Jamal Khashoggi’s Death Made The Saudi Crown Prince A Pariah. Trump Has Helped Rehabilitate Him On The World Stage
By Shane Harris and John Hudson
At the annual Group of 20 gathering of world leaders in Osaka, Japan, in June, the crown prince of Saudi Arabia, Mohammed bin Salman, beamed before cameras as he stood center stage between President Trump and Japanese Prime Minister Shinzo Abe in a carefully choreographed group photo. He grinned as he sat with Russian President Vladimir Putin. And he shook hands joyously with South Korean President Moon Jae-in after the two countries struck agreements and contracts worth $8.3 billion.
The world leaders’ embrace of Mohammed was a clear signal that the young prince, who the CIA, U.S. allies and a United Nations investigator say is responsible for the savage killing of journalist Jamal Khashoggi, was being welcomed back, if reluctantly, into the community of nations. And it wouldn’t have been possible without the support of Trump and his secretary of State, Mike Pompeo.
Wednesday will mark one year since Khashoggi, a Washington Post contributing columnist, was killed and dismembered by Saudi agents in that country’s consulate in Istanbul. Mohammed, who rose to power promising transformational social and economic change in one of the world’s most strategically important countries, and who was praised by prominent writers and American executives as heralding a bright future for Saudi Arabia, quickly became a pariah.
Trump and Pompeo, however, never distanced themselves. They emphasized the kingdom’s strategic importance. For Trump, the value of that relationship boiled down to dollars. He has never sugarcoated the grisly nature of the slain columnist’s death. But he has repeatedly described the Middle East as a “vicious” place, excusing Khashoggi’s death as an unfortunate event not worth the cost of abandoning a lucrative market.
“I’m not like a fool that says, ‘We don’t want to do business with them,’ ” Trump told NBC News in July. “And by the way, if they don’t do business with us, you know what they do? They’ll do business with the Russians or with the Chinese.”
Pompeo, who has not been so blunt, has made public promises that the United States would investigate Khashoggi’s death and hold all responsible parties accountable. After a meeting with the Saudi king and crown prince in January, Pompeo said they “reiterated their commitment to achieve the objective, the expectations we set for them.”
Those promises remain unfulfilled.
“To all appearances, Pompeo’s strategy right from the beginning has been to salvage the U.S.-Saudi relationship and rehabilitate Mohammed bin Salman’s reputation in Washington as a valuable ally against Iran,” said David Ottaway, a Gulf expert at the Wilson Center think tank in Washington.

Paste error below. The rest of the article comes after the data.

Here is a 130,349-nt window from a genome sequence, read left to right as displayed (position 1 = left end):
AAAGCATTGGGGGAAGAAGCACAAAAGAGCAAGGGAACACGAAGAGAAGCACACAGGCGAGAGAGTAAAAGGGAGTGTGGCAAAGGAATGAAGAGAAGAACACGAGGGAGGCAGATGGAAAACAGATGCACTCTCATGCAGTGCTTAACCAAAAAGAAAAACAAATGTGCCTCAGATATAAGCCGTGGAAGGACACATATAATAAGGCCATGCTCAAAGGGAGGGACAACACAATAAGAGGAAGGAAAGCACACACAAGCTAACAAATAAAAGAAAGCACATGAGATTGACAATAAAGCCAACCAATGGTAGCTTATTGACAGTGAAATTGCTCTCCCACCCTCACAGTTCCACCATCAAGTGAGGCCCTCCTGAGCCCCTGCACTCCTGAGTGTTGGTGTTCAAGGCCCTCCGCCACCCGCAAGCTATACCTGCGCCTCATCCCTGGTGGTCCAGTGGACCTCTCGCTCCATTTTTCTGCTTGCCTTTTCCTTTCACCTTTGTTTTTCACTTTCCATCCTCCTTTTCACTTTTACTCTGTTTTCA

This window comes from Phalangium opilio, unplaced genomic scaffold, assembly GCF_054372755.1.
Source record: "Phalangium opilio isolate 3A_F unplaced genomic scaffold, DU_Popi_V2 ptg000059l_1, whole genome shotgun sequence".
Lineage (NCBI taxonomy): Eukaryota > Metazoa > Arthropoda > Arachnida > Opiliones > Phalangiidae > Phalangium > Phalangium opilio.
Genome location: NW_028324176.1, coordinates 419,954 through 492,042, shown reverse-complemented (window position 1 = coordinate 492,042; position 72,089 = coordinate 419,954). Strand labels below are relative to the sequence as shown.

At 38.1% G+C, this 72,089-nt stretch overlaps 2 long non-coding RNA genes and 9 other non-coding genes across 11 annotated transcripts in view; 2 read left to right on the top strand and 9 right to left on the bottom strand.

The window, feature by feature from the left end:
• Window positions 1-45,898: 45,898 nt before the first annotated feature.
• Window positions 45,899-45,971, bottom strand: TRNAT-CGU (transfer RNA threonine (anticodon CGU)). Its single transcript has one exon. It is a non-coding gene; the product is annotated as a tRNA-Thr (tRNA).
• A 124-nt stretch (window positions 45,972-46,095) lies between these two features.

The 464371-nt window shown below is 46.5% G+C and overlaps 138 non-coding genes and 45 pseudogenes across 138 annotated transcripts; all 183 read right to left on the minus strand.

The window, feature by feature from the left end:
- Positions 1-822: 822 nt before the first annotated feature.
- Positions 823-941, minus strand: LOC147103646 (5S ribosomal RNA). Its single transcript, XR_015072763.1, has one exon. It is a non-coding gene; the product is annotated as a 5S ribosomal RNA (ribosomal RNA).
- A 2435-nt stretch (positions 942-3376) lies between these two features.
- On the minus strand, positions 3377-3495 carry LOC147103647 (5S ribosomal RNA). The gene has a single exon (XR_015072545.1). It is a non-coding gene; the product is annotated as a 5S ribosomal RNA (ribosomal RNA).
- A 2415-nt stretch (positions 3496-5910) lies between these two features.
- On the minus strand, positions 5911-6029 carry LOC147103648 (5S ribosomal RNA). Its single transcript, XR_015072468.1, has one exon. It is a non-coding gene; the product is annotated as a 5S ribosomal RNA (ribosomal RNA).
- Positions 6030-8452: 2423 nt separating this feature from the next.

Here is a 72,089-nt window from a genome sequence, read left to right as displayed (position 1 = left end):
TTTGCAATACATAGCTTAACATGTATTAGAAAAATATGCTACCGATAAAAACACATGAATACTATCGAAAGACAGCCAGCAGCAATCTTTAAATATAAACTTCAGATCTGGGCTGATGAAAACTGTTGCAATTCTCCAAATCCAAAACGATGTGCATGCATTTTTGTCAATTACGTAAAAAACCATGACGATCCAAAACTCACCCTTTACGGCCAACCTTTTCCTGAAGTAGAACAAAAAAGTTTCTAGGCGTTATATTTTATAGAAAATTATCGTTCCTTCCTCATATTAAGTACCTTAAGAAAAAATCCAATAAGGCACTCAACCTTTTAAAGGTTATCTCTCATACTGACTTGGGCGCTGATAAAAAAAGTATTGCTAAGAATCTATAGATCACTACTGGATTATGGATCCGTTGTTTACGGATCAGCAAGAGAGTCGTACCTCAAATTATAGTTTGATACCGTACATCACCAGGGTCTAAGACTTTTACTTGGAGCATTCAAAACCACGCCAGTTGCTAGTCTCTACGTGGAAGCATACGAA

“U.S. and Saudi officials have been playing the same game of hoping the controversy over Jamal’s murder will die with time or be overtaken by other more immediate events, like the brazen Iranian drone-and-missile attack on Saudi oil facilities” this month, Ottaway said. In response to those attacks, which U.S. officials say emanated from Iran, Trump ordered U.S. troops to defend Saudi oil fields.
Pompeo has arguably succeeded in his goal of stabilizing the U.S.-Saudi relationship and bringing Mohammed back into the fold. Headlines about Khashoggi’s killing have faded. A trial of Saudi officials, called a mockery of justice by observers, carries on behind closed doors.
Mohammed has been on his own public relations tour. In a recent interview with PBS, he took responsibility for the killing as the leader of his country but made no admission about his suspected role.
“I get all the responsibility, because it happened under my watch,” Mohammed said, according to a preview of the interview, which has not been broadcast yet. On Sunday night, an interview with Mohammed is set to air on “60 Minutes.”
State Department officials, all of whom spoke on the condition of anonymity, defended Pompeo by pointing to the visa restrictions he ordered last year on 21 individuals connected to Khashoggi’s slaying and, as one official said, the secretary’s push for “a fair and transparent judicial process without undue delay.”
The visa restrictions ensure that the 21 individuals may not travel to the United States, a punishment lampooned by critics as pointless given the unlikelihood that any of the suspects would risk doing so. Neither the Saudi government nor the White House responded to requests for comment.
A Saudi dissident living in the United States who spoke on the condition of anonymity, citing a fear of retaliation, said the Saudi government weathered the furor over Khashoggi’s killing because the Trump administration stood by Mohammed.
“I think they got away with murder,” the dissident said.
A trial held in secret
The Trump administration has done little to shed light on Saudi Arabia’s opaque system of justice. One year after Khashoggi’s death, not a single Saudi official has been found guilty or punished.
A trial of 11 Saudi officials, which began in early January, drags on. Journalists and the public have been barred. Foreign diplomats have been allowed to attend, on the condition they do not disclose details from the proceedings. They include representatives from the United States and other U.N. Security Council members, along with Turkey, according to Saudi officials.
The Saudi government has not named the defendants. Agnes Callamard, a human rights expert at the United Nations, obtained a list from government sources that included Maher Mutreb, a Saudi intelligence officer, Salah al-Tubaigy, an autopsy specialist who is accused of dismembering Khashoggi’s body, and Ahmed al-Assiri, the former deputy chief of Saudi Arabia’s intelligence agency. Five of the defendants, including Mutreb and Tubaigy, are said to be facing the death penalty, according to Callamard’s report on Khashoggi’s killing, which was released in June.